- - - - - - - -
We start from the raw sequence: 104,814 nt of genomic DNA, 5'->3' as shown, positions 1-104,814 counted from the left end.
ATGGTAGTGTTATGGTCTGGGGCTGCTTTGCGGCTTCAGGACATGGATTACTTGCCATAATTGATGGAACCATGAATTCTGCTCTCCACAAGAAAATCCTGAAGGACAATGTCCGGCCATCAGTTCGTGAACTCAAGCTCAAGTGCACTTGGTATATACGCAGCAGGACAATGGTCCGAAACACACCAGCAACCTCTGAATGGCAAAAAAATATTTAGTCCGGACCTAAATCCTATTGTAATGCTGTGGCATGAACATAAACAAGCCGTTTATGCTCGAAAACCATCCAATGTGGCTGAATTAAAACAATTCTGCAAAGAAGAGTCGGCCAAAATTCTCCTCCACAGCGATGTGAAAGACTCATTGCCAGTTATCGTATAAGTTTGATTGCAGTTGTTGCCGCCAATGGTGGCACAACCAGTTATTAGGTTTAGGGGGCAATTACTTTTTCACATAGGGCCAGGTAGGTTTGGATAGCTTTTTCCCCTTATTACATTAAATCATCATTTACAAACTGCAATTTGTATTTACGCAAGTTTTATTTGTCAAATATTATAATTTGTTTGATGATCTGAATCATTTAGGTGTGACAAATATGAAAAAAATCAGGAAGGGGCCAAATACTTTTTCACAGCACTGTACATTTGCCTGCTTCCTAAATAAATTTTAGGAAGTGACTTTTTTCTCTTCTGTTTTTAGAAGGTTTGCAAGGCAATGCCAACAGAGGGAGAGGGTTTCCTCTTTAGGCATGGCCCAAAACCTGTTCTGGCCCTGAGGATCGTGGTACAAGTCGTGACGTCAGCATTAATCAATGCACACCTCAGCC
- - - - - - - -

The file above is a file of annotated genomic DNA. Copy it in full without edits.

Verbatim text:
We start from the raw sequence: 104,814 nt of genomic DNA, 5'->3' as shown, positions 1-104,814 counted from the left end.
ATGGTAGTGTTATGGTCTGGGGCTGCTTTGCGGCTTCAGGACATGGATTACTTGCCATAATTGATGGAACCATGAATTCTGCTCTCCACAAGAAAATCCTGAAGGACAATGTCCGGCCATCAGTTCGTGAACTCAAGCTCAAGTGCACTTGGTATATACGCAGCAGGACAATGGTCCGAAACACACCAGCAACCTCTGAATGGCAAAAAAATATTTAGTCCGGACCTAAATCCTATTGTAATGCTGTGGCATGAACATAAACAAGCCGTTTATGCTCGAAAACCATCCAATGTGGCTGAATTAAAACAATTCTGCAAAGAAGAGTCGGCCAAAATTCTCCTCCACAGCGATGTGAAAGACTCATTGCCAGTTATCGTATAAGTTTGATTGCAGTTGTTGCCGCCAATGGTGGCACAACCAGTTATTAGGTTTAGGGGGCAATTACTTTTTCACATAGGGCCAGGTAGGTTTGGATAGCTTTTTCCCCTTATTACATTAAATCATCATTTACAAACTGCAATTTGTATTTACGCAAGTTTTATTTGTCAAATATTATAATTTGTTTGATGATCTGAATCATTTAGGTGTGACAAATATGAAAAAAATCAGGAAGGGGCCAAATACTTTTTCACAGCACTGTACATTTGCCTGCTTCCTAAATAAATTTTAGGAAGTGACTTTTTTCTCTTCTGTTTTTAGAAGGTTTGCAAGGCAATGCCAACAGAGGGAGAGGGTTTCCTCTTTAGGCATGGCCCAAAACCTGTTCTGGCCCTGAGGATCGTGGTACAAGTCGTGACGTCAGCATTAATCAATGCACACCTCAGCC